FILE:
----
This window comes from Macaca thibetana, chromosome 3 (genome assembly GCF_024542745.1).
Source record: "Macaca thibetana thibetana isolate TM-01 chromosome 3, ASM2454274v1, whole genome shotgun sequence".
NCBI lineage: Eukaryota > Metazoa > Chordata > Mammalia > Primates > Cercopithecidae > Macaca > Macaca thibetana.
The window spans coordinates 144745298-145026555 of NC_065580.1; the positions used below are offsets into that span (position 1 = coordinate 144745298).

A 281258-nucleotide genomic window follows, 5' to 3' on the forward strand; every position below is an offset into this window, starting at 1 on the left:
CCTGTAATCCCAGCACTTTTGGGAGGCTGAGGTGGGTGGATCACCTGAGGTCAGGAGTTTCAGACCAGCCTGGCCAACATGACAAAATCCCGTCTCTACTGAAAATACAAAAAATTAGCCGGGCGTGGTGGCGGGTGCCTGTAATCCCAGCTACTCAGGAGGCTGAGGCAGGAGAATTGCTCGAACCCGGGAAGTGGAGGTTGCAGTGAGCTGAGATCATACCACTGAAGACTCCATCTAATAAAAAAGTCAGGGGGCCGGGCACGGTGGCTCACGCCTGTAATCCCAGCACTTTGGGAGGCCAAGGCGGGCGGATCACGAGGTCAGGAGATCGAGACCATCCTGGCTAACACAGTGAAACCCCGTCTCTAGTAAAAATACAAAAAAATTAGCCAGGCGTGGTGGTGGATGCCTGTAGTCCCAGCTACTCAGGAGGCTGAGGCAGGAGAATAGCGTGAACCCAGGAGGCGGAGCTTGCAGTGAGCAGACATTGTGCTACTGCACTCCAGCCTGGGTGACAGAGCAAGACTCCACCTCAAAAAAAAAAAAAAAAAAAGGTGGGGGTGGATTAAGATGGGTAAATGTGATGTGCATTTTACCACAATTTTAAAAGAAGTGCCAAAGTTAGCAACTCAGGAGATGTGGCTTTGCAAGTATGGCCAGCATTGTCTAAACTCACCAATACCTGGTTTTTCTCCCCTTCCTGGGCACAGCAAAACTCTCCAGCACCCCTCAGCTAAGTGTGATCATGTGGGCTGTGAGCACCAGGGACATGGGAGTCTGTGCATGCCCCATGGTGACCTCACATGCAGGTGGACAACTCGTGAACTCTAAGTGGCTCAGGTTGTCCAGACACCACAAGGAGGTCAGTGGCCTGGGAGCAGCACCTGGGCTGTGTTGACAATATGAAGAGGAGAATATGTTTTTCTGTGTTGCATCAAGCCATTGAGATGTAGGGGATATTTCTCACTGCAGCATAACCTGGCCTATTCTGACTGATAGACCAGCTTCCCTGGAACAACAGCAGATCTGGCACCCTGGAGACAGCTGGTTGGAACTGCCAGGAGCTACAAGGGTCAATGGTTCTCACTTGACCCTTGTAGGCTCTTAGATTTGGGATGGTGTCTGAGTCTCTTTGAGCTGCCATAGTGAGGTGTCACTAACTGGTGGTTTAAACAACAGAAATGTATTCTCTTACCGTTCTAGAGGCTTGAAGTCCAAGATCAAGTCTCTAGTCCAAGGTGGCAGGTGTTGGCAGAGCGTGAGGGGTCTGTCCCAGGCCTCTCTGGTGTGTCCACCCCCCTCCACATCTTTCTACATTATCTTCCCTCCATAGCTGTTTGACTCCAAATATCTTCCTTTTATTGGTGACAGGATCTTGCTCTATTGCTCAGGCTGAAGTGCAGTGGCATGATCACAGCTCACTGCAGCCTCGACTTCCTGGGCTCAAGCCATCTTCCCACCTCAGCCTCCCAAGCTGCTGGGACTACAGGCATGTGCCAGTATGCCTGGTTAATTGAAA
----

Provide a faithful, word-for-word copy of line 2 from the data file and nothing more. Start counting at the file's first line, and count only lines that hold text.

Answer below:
Source record: "Macaca thibetana thibetana isolate TM-01 chromosome 3, ASM2454274v1, whole genome shotgun sequence".